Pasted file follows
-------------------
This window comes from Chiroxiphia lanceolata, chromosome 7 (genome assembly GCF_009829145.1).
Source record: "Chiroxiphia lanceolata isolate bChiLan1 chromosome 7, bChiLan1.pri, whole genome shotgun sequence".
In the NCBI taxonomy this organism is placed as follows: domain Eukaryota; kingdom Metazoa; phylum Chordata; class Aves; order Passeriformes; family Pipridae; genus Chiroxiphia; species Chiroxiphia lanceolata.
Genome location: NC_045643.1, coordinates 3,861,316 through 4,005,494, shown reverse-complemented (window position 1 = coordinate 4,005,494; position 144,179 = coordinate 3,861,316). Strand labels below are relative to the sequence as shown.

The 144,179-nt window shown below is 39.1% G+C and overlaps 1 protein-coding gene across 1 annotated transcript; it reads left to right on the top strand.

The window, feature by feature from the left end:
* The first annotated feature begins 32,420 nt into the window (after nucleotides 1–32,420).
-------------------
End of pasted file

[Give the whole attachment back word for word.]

This window comes from Chiroxiphia lanceolata, chromosome 7 (genome assembly GCF_009829145.1).
Source record: "Chiroxiphia lanceolata isolate bChiLan1 chromosome 7, bChiLan1.pri, whole genome shotgun sequence".
In the NCBI taxonomy this organism is placed as follows: domain Eukaryota; kingdom Metazoa; phylum Chordata; class Aves; order Passeriformes; family Pipridae; genus Chiroxiphia; species Chiroxiphia lanceolata.
Genome location: NC_045643.1, coordinates 3,861,316 through 4,005,494, shown reverse-complemented (window position 1 = coordinate 4,005,494; position 144,179 = coordinate 3,861,316). Strand labels below are relative to the sequence as shown.

The 144,179-nt window shown below is 39.1% G+C and overlaps 1 protein-coding gene across 1 annotated transcript; it reads left to right on the top strand.

The window, feature by feature from the left end:
* The first annotated feature begins 32,420 nt into the window (after nucleotides 1–32,420).